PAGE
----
The first strategy is to use γδ T cell-based CAR-Ts. In past articles, we have reviewed the specifics of CAR-T therapy, where we talk about modifying T cells isolated from a patient such that they now bear a membrane receptor (Fig 1., Left) that can secrete toxins to neutralize tumors. In these strategies, T cells from the blood of an individual patient are isolated, upscaled and modified before being re-injected into the patient. Before re-injection, these modified cells are equipped with a synthetic receptor that can engage cytotoxic T cells as well as target tumor cells so as to be more specific and minimize systemic toxicity. Since the γδ T cell receptors have a limited specificity, this attribute can be exploited in engaging γδ CAR-Ts into targeting those tumor signatures that are specific to individual tumors, as well as those lacking on healthy cells. In addition to selective antitumor cytotoxicity, γδ CARs can also be used as antigen presenting cells to bridge conventional T cell responses. One specific way of engineering γδ CARs is to couple them with sugars and carbohydrates that form patterns on tumor cells distinct from healthy cells.
A second strategy is to use γδ T cell-based Bispecific T cell engagers (BiTes). Unlike CAR-Ts, BiTes lack the membrane domain of the modified chimeric receptor, rather possess two types of variable fragments from two different antibodies that either engage a T cytotoxic T cell or a target cell (Fig 1., Right). In this system, the linker tethers the two domains together and is used to bind to each cell type it engages. Lack of membrane receptor suggests that BiTes have to be introduced to activated cells and cannot be passed on to subsequent generations as in CAR-Ts. Previous studies have shown that γδ-based T cell engagers significantly reduce leukemia load and enhance tumor targeting (Deniger et al., 2013). One of the intriguing things about γδ T cells is their ability to recognize antigens that are not peptides and do not require an antigen be presented by macrophages or dendritic cells as in their αβ counterparts. In particular, they are able to recognize salt and ester modified phosphates (pyrophosphates) that are largely expressed on a variety of tumors, and this engagement is able to inhibit specific tumor-associated pathways.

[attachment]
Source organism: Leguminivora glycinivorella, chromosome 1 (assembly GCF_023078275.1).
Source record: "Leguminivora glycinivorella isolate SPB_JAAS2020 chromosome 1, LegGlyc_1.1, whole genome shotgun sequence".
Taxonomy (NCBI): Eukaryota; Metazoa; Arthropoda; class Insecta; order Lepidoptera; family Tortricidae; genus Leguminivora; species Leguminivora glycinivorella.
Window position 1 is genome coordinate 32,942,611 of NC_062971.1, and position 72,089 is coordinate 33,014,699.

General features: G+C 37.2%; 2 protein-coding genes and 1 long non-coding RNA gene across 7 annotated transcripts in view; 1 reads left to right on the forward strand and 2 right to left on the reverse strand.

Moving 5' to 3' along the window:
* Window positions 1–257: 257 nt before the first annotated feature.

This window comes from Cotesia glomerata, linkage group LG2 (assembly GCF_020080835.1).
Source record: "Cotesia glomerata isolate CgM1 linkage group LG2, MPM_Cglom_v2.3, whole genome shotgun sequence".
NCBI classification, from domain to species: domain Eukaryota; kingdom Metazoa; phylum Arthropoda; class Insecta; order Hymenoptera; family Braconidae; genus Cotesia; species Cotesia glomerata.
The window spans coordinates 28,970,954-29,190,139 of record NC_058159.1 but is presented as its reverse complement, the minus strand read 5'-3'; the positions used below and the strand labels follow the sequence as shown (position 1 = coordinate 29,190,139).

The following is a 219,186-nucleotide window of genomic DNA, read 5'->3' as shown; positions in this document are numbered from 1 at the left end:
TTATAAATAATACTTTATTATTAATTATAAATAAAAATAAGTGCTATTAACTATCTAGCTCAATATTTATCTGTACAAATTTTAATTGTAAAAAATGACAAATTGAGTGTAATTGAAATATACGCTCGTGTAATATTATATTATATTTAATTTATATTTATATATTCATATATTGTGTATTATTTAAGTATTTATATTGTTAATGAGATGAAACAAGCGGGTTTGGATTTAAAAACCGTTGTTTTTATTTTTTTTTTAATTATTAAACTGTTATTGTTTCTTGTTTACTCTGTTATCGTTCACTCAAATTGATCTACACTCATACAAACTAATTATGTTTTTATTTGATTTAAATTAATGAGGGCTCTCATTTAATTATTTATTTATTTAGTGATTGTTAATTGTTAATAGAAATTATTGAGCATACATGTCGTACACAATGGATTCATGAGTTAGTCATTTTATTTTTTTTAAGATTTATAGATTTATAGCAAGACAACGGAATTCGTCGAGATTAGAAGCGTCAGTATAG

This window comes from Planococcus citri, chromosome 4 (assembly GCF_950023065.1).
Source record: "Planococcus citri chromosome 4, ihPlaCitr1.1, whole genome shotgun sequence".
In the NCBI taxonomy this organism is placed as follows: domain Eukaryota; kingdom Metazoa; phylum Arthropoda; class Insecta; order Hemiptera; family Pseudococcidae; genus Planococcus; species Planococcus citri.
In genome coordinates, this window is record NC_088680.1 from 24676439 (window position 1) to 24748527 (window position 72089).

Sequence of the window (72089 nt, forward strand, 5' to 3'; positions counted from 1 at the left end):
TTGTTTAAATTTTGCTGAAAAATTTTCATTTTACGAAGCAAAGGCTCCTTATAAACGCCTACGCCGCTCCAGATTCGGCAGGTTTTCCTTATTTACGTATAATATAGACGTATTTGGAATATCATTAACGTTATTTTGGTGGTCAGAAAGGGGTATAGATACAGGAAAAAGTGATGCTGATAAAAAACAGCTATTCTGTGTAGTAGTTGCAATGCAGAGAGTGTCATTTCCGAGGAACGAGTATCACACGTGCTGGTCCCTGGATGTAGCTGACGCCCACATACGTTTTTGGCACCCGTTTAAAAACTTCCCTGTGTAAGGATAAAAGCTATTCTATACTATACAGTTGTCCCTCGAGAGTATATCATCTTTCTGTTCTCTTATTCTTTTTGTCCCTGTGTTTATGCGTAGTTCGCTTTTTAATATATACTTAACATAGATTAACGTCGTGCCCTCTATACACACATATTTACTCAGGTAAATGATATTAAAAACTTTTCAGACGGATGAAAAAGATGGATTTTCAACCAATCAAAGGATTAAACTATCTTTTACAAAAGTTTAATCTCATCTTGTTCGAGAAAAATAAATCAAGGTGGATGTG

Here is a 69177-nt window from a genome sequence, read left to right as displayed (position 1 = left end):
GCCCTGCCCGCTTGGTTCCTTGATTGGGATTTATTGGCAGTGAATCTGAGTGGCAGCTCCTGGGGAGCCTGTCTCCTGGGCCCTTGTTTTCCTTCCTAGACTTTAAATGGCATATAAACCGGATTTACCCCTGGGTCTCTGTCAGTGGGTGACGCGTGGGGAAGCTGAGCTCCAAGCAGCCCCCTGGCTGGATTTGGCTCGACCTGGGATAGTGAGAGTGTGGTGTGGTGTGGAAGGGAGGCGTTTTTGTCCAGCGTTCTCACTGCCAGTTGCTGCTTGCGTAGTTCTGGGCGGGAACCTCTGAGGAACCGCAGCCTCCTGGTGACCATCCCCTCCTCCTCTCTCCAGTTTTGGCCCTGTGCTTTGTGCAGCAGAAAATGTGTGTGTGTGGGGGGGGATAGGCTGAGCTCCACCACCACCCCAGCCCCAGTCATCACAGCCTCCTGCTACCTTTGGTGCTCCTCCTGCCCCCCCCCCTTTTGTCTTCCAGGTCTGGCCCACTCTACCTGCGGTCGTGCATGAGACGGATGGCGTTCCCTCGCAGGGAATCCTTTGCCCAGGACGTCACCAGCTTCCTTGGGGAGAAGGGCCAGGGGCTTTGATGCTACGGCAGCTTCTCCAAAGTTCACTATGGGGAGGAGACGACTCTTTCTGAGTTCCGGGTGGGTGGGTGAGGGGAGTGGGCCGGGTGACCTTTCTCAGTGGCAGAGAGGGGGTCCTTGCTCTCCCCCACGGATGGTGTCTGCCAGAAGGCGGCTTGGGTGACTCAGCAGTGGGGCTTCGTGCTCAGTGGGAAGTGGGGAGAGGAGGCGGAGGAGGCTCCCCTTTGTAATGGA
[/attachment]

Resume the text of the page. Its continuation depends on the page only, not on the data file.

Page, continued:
Taken together, from a clinical outlook, use of γδ CAR-Ts or γδ BiTes can expand the current repertoires of tumor-associated antigen recognition as well as provide a robust kill-switch to minimize side effects due to their lack of reactivity to self-peptides. The antigen presentation and regulatory features of γδ T cells can be further coerced to bridge the nonspecific first response and specific adaptive responses when necessary. Therefore, engaging a non-conventional niche rather than a larger T cell repertoire can also decrease, if not eliminate, the systemic stress and inefficient kill-switches that have been known to be a hurdle in current immuno-oncology designs and platforms.
Slaney et al., 2018. CARs versus BiTEs: A Comparison between T Cell–Redirection Strategies for Cancer Treatment. AACR: Cancer Discovery. 8 (8): p. 924
Capsomidis et al., 2018. Chimeric Antigen Receptor-Engineered Human Gamma Delta T cells: Enhanced Cytotoxicity with Retention of Cross Presentation. Molecular Therapy. 26 (2): p354.
Deniger et al., 2013. Bispecific T-cells Expressing Polyclonal Repertoire of Endogenous gd T cell receptors and introduced CD19-specific Chimeric Antigen Receptor. Molecular Therapy. 21(3): p638